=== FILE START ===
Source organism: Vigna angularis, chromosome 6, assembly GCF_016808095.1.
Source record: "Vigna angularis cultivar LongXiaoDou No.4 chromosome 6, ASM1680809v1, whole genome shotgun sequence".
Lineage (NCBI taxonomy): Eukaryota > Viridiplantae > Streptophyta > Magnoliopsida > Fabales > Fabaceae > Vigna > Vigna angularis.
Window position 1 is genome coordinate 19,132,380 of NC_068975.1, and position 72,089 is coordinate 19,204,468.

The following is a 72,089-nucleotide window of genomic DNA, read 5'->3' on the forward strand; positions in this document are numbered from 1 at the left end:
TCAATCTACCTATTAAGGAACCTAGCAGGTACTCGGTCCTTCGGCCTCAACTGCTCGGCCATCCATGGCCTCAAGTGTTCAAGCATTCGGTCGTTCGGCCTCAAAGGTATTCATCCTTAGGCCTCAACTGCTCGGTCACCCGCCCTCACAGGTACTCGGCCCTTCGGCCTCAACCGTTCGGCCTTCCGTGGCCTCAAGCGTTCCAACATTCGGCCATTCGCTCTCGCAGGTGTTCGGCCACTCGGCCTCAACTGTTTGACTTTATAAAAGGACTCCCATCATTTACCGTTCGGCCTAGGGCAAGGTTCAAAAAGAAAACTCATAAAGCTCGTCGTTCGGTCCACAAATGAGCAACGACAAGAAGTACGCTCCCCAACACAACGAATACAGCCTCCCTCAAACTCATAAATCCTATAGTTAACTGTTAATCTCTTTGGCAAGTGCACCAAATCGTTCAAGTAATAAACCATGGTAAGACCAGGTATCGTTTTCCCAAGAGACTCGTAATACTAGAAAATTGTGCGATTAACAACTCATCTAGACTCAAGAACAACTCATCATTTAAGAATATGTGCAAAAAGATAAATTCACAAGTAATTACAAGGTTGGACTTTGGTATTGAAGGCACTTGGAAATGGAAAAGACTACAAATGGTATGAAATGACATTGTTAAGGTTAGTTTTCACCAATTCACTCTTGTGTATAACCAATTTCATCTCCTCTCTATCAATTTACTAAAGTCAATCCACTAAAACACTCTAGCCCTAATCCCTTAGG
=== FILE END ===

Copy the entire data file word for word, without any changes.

Source organism: Vigna angularis, chromosome 6, assembly GCF_016808095.1.
Source record: "Vigna angularis cultivar LongXiaoDou No.4 chromosome 6, ASM1680809v1, whole genome shotgun sequence".
Lineage (NCBI taxonomy): Eukaryota > Viridiplantae > Streptophyta > Magnoliopsida > Fabales > Fabaceae > Vigna > Vigna angularis.
Window position 1 is genome coordinate 19,132,380 of NC_068975.1, and position 72,089 is coordinate 19,204,468.

The following is a 72,089-nucleotide window of genomic DNA, read 5'->3' on the forward strand; positions in this document are numbered from 1 at the left end:
TCAATCTACCTATTAAGGAACCTAGCAGGTACTCGGTCCTTCGGCCTCAACTGCTCGGCCATCCATGGCCTCAAGTGTTCAAGCATTCGGTCGTTCGGCCTCAAAGGTATTCATCCTTAGGCCTCAACTGCTCGGTCACCCGCCCTCACAGGTACTCGGCCCTTCGGCCTCAACCGTTCGGCCTTCCGTGGCCTCAAGCGTTCCAACATTCGGCCATTCGCTCTCGCAGGTGTTCGGCCACTCGGCCTCAACTGTTTGACTTTATAAAAGGACTCCCATCATTTACCGTTCGGCCTAGGGCAAGGTTCAAAAAGAAAACTCATAAAGCTCGTCGTTCGGTCCACAAATGAGCAACGACAAGAAGTACGCTCCCCAACACAACGAATACAGCCTCCCTCAAACTCATAAATCCTATAGTTAACTGTTAATCTCTTTGGCAAGTGCACCAAATCGTTCAAGTAATAAACCATGGTAAGACCAGGTATCGTTTTCCCAAGAGACTCGTAATACTAGAAAATTGTGCGATTAACAACTCATCTAGACTCAAGAACAACTCATCATTTAAGAATATGTGCAAAAAGATAAATTCACAAGTAATTACAAGGTTGGACTTTGGTATTGAAGGCACTTGGAAATGGAAAAGACTACAAATGGTATGAAATGACATTGTTAAGGTTAGTTTTCACCAATTCACTCTTGTGTATAACCAATTTCATCTCCTCTCTATCAATTTACTAAAGTCAATCCACTAAAACACTCTAGCCCTAATCCCTTAGG